Boy and the Heron, The (Japan, 2023)December 05, 2023
In 2013, at the time of the release of his eleventh feature film, The Wind Rises, legendary Japanese animated filmmaker Hayao Miyazaki announced his retirement. It wasn’t the first time he had done so and, as on previous occasions, it didn’t stick. By 2015, he was back to work again, this time on the short film “Boro the Caterpillar.” Before that project saw the light of day, Miyazaki had already begun storyboarding what would become his twelfth feature film, The Boy and the Heron. From inception to screen, it took seven years. Although COVID caused some delays, the length of the production time was primarily due to Miyazaki’s age. No longer able to work at the rapid clip he had enjoyed throughout his career, he set a less strenuous pace. The result is a worthy entry into the filmmaker’s library of classic titles.
The Boy and the Heron finds inspiration in other Miyazaki films, autobiographical details, and the fantasy/mythology veins in which he has previously worked. The Boy and the Heron addresses the wisdom that comes from maturation and the bond between a mother and son. The main character is a child, as is often the case in Miyazaki films, and the setting switches between WWII Japan and another world that bears a passing resemblance to our own but features talking animals, wizards and warlords, and magical pre-birth souls called “Warawara.” (Perhaps coincidentally, this element tracks a plot point from Pixar’s direct-to-Disney+ 2020 release, Soul.) For those who found The Wind Rises to be an atypical Miyazaki effort, this is more in keeping with what fans have come to expect from the master.
The film opens in a real-world setting. It’s 1943, well into the second World War, and bombs are raining on Tokyo. Mahito Maki (Soma Santoki), the 12-year-old protagonist, loses his mother in a hospital fire. His widowed father, Shoichi (Takuya Kimura), a factory owner, marries his late wife’s younger sister, Natsuko (Yoshino Kimura), and relocates to her countryside estate. Also living there are seven wizened old maids who gossip and fuss about their younger charges. Mahito finds himself the target of a pesky grey heron (Masaki Suda), whose presence grows increasingly ominous. The boy’s explorations of the nearby forest uncover a sealed tower with a mysterious past. Meanwhile, Mahito is having trouble adjusting to his new school and, after a fight, he injures himself and pretends the bloody wound on his head was caused by another student. Now temporarily home from school, Mahito tries to develop a kinder relationship with his “new mother,” who is bedridden with morning sickness from her pregnancy. But the grey heron absorbs Mahito’s attention as he attempts to ascertain its nature and purpose.
From this point, the movie goes “full Miyazaki,” which is to say that it enters a fantastic, magical otherworld that is populated by odd creatures, both familiar and monstrous. The grey heron turns out to be a costume worn by a twisted old man. There’s a powerful magician and a stalwart, seafaring version of one of the old maids. Mahito, stubborn and grief-stricken at the beginning, experiences his own version of a coming-of-age story as he forms a bond with the grey heron and with a girl named Himi (Aimyon), who has a surprising connection to Mahito’s past. The Boy and the Heron is about Mahito’s healing from sorrow and growth as a person.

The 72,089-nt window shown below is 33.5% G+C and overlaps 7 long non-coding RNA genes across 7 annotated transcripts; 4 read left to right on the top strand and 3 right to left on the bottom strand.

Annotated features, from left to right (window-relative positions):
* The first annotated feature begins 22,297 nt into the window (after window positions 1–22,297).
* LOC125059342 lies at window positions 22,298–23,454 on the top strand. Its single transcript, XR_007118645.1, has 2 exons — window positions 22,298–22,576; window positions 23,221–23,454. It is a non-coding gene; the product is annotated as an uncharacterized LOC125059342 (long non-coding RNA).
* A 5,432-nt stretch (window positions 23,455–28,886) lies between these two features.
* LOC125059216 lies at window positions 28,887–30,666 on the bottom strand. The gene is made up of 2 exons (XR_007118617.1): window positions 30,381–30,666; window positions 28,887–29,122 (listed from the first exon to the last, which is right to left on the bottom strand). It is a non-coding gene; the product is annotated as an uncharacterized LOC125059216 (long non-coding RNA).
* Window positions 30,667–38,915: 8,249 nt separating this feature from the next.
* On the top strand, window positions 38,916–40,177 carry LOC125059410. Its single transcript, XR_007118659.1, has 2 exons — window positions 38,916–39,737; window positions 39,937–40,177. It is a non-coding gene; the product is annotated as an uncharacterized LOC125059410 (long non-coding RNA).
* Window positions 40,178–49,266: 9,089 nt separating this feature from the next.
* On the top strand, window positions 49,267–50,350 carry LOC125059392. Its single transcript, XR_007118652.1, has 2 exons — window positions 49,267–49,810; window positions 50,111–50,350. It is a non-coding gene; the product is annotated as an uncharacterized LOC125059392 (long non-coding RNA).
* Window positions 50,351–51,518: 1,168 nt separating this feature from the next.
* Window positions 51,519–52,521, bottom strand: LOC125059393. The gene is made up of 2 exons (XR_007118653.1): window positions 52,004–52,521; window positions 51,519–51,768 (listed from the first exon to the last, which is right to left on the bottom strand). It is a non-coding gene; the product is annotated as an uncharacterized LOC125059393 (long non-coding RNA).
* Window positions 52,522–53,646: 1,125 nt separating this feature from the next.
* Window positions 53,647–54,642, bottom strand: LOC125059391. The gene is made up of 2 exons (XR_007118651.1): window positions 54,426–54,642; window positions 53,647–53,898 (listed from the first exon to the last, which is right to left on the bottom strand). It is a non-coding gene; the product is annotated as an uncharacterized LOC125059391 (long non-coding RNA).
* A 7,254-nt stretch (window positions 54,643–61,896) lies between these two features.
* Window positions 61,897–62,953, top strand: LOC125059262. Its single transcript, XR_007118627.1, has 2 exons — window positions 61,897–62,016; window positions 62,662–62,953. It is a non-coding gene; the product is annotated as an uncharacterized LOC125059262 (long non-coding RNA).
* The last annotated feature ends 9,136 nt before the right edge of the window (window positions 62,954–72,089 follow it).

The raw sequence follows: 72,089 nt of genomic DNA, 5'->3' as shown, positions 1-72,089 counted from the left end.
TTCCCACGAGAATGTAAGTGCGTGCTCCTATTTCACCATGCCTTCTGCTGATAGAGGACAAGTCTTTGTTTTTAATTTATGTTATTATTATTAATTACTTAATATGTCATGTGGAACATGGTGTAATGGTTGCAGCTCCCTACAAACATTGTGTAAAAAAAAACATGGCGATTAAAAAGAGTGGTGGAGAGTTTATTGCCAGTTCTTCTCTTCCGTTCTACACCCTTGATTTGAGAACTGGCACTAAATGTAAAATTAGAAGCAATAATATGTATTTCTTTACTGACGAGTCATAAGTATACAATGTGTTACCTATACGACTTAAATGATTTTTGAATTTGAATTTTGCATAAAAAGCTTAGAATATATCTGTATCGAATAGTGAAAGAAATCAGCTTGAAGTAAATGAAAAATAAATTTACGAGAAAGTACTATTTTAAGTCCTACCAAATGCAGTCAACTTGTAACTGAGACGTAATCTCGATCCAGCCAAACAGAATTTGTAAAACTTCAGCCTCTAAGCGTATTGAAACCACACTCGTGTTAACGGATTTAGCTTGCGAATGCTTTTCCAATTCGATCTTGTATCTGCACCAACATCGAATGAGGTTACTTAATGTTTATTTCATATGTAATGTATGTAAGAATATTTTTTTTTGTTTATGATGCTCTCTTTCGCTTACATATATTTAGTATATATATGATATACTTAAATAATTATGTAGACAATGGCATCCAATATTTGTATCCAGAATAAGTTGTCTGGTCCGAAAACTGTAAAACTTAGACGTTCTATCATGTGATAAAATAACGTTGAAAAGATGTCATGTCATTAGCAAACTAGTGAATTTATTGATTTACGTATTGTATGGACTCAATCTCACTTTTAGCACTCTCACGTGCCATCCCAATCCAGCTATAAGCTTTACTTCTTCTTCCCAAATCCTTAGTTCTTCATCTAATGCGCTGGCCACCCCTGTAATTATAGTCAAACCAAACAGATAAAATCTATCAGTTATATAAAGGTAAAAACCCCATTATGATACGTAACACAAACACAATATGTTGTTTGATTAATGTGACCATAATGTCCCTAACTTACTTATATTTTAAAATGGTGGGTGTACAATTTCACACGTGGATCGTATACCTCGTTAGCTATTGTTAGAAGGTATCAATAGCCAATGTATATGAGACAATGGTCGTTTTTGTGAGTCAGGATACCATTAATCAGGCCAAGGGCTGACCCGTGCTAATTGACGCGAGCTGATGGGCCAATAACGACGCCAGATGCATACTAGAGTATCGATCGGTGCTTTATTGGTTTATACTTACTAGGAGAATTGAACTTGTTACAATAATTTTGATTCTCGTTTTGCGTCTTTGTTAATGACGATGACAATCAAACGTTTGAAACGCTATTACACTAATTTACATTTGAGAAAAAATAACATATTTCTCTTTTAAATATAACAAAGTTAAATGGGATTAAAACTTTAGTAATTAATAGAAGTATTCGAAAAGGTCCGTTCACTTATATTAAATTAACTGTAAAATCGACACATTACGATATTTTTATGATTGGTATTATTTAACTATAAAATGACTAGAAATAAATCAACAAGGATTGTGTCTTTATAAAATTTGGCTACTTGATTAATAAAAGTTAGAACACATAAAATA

The film’s animation is as good as anything Miyazaki has accomplished in his long, respected career. It remains hand-drawn, with computers used only in the distribution process (not the creative one). The watercolor backdrops are stunningly beautiful and, as has always been the case, the attention to detail is what differentiates this from the animated work of any of the world’s other top-notch studios. What other movie takes the time to show the protagonist changing into his pants in the morning before going outside? These are the little things that give characters life.
My preference has always been to watch Miyazaki’s films in the original subtitled Japanese but GKIDS has spent a great deal of time and effort creating an English-language dub that is a valid alternative for those who prefer to avoid subtitles (or are too young to read them). The English version of The Boy and the Heron has attracted a four-star voice cast; although Mahito is played by the unknown Luca Padovan, other roles are provided by the likes of Robert Pattinson (The Grey Heron), Gemma Chan (Natsuko), Christian Bale (Shoichi), Mark Hamill, Florence Pugh, and Willem Dafoe.
Miyazaki is not claiming The Boy and the Heron as his final film. He is apparently in the early stages of a new film and a close colleague has said he believes only death or disability will keep Miyazaki from working. Regardless of whether the future will bring another Miyazaki movie, The Boy and the Heron is a wonderful gift for everyone who expected The Wind Rises to be his swansong. It’s proof that, no matter how hard Disney, Pixar, Dreamworks, and others try, there’s only one animator who finds magic in every release.
Boy and the Heron, The (Japan, 2023)
Cast: Soma Santoki, Masaki Suda, Aimyon, Yoshino Kimura, Takuya Kimura, Shohei Hino, Ko Shibasaki
Screenplay: Hayao Miyazaki
Cinematography: Atsushi Okui
Music: Joe Hisaishi
U.S. Distributor: GKIDS
- (There are no more better movies of Soma Santoki)
- (There are no more worst movies of Soma Santoki)
- (There are no more better movies of Masaki Suda)
- (There are no more worst movies of Masaki Suda)
- (There are no more better movies of Aimyon)
- (There are no more worst movies of Aimyon)